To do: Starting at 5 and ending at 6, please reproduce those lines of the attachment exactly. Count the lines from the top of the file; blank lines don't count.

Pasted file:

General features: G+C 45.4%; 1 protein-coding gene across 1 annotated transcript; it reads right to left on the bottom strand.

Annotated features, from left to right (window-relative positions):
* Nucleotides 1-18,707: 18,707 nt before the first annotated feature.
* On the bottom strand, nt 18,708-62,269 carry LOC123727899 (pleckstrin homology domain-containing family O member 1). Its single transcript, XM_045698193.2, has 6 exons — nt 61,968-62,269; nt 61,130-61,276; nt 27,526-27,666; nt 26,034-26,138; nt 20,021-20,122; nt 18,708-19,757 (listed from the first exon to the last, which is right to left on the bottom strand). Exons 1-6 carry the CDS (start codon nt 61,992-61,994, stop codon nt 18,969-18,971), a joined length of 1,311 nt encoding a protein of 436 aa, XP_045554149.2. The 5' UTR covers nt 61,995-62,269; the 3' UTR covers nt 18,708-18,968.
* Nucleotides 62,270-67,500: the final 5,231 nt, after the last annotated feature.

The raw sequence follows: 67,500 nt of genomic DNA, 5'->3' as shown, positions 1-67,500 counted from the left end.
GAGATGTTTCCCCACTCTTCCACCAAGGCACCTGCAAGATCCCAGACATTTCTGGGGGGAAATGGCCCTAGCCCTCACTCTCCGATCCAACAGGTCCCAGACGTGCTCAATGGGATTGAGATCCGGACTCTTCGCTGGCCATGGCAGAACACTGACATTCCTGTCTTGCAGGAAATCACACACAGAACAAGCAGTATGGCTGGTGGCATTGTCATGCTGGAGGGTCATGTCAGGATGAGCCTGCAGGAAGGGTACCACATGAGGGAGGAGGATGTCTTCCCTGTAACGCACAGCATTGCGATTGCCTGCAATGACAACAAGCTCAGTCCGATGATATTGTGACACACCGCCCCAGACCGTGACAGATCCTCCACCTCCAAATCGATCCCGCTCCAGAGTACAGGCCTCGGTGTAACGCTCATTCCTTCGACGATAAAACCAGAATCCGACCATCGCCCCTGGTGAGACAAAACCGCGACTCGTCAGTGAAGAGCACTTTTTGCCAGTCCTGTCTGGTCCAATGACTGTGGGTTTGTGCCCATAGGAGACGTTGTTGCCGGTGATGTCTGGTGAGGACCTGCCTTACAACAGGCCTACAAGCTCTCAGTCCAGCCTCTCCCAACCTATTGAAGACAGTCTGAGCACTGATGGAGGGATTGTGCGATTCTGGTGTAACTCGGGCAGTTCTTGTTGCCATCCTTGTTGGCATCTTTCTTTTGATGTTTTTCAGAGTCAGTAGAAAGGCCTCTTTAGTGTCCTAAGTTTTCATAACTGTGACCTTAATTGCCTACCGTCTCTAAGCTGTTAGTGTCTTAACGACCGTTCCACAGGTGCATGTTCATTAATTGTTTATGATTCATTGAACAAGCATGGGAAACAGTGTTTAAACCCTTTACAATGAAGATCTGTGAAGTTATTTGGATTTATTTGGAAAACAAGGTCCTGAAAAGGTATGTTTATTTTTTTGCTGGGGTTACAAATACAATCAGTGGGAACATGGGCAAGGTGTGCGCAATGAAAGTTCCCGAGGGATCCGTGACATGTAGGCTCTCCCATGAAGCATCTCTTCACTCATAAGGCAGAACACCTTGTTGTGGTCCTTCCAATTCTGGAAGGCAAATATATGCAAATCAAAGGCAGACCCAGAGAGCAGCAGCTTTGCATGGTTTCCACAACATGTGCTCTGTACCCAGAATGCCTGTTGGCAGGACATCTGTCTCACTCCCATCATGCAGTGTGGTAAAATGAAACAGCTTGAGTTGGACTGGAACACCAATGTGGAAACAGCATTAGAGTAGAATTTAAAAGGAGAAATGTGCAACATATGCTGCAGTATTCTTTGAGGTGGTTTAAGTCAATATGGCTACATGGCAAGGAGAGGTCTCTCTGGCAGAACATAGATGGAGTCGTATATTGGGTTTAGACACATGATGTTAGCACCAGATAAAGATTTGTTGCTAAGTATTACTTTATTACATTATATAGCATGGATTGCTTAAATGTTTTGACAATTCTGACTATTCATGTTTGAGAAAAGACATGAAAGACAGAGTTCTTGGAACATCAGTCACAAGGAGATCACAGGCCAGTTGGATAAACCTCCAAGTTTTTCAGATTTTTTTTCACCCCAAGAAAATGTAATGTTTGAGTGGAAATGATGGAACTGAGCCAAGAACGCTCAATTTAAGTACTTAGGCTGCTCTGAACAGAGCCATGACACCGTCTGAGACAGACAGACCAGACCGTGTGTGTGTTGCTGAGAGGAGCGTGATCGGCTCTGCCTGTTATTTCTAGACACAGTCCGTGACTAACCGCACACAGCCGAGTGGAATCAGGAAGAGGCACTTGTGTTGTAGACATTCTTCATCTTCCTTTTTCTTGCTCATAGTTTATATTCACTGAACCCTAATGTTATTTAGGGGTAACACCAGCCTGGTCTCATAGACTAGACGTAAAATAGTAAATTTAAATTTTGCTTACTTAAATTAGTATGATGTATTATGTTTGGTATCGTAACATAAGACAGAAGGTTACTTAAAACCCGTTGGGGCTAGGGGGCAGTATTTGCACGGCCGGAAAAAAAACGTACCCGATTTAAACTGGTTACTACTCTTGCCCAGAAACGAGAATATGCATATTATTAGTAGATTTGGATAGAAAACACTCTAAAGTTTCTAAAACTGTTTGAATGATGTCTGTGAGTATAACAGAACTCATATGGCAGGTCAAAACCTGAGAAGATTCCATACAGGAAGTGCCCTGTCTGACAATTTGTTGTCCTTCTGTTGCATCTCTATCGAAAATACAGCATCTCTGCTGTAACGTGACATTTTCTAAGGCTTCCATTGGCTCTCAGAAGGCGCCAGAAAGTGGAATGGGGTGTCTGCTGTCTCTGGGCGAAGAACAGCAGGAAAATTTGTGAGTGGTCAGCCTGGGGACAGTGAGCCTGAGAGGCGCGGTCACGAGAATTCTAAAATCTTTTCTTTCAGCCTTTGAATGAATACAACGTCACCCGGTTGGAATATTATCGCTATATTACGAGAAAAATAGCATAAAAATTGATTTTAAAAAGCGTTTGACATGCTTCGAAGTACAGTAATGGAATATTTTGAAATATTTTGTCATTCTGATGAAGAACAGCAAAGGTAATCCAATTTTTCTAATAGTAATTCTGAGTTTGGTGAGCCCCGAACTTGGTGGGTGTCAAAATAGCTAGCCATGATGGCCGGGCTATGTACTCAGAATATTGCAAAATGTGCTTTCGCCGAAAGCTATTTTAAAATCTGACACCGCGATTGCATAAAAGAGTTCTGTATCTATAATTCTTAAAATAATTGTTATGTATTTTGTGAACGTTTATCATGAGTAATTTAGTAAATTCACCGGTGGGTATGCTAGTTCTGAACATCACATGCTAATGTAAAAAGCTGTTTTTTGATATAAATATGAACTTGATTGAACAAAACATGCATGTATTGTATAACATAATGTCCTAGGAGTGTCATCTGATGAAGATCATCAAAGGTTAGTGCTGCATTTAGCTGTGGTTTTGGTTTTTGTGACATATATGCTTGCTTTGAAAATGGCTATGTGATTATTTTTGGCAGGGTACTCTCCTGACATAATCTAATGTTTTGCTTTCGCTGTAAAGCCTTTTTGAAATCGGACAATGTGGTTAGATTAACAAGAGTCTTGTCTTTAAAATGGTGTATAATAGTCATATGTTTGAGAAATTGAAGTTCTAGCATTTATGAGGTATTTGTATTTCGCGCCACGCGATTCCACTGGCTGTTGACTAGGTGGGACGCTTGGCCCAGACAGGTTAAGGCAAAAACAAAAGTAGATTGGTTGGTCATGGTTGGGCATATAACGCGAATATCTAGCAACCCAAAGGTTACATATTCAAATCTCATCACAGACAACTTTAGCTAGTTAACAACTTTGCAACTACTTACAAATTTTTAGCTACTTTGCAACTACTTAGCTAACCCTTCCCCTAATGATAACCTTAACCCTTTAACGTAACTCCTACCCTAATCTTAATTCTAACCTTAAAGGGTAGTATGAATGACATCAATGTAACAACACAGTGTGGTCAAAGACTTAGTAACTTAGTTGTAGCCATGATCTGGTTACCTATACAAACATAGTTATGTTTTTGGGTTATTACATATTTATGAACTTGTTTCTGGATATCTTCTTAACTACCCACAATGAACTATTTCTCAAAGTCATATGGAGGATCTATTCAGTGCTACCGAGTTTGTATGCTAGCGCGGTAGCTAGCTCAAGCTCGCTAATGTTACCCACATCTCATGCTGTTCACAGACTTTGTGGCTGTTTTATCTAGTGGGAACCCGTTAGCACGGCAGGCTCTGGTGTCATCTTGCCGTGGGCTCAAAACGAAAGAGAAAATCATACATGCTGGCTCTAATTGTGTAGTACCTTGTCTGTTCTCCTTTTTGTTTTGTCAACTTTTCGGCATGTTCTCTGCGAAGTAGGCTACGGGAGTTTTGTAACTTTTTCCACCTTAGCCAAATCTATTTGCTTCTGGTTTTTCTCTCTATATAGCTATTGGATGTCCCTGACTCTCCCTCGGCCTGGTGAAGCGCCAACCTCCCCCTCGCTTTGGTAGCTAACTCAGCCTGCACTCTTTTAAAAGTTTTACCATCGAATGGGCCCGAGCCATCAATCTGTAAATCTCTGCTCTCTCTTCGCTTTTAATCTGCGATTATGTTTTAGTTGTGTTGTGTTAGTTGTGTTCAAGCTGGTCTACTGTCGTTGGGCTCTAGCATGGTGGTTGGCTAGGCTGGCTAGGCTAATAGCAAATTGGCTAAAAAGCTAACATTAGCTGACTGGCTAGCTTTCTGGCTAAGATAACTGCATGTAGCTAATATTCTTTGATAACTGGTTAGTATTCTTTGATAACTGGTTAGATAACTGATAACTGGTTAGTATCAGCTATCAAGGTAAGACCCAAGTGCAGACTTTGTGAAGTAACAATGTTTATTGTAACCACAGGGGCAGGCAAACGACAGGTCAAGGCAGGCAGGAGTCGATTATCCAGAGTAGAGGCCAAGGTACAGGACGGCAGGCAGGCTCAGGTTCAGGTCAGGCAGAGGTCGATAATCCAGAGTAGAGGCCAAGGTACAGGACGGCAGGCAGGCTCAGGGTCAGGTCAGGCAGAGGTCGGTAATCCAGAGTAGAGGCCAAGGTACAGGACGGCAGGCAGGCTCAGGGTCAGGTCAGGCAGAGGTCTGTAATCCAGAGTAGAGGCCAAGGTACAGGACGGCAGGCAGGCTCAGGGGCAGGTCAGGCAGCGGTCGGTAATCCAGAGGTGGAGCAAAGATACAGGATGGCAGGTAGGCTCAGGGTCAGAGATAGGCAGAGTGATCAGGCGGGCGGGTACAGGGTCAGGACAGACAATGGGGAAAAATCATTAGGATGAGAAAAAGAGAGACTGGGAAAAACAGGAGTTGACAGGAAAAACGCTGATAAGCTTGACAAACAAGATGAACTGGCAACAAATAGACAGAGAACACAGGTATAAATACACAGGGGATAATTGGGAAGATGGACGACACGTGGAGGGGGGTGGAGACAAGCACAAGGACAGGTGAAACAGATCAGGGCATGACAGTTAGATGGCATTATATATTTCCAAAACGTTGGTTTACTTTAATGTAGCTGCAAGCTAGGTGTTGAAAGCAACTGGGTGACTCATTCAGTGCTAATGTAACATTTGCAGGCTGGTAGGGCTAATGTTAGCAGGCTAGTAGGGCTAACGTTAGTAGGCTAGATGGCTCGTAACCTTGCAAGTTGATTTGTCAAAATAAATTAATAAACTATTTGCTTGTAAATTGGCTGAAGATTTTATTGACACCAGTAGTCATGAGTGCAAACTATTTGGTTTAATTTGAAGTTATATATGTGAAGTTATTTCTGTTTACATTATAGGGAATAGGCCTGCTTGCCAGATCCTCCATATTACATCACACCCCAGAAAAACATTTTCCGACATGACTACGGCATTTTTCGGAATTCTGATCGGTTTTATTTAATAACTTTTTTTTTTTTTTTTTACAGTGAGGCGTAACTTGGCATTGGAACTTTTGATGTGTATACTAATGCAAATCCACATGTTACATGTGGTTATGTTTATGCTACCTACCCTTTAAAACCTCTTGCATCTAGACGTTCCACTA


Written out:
* Nucleotides 62,270-67,500: the final 5,231 nt, after the last annotated feature.

The raw sequence follows: 67,500 nt of genomic DNA, 5'->3' as shown, positions 1-67,500 counted from the left end.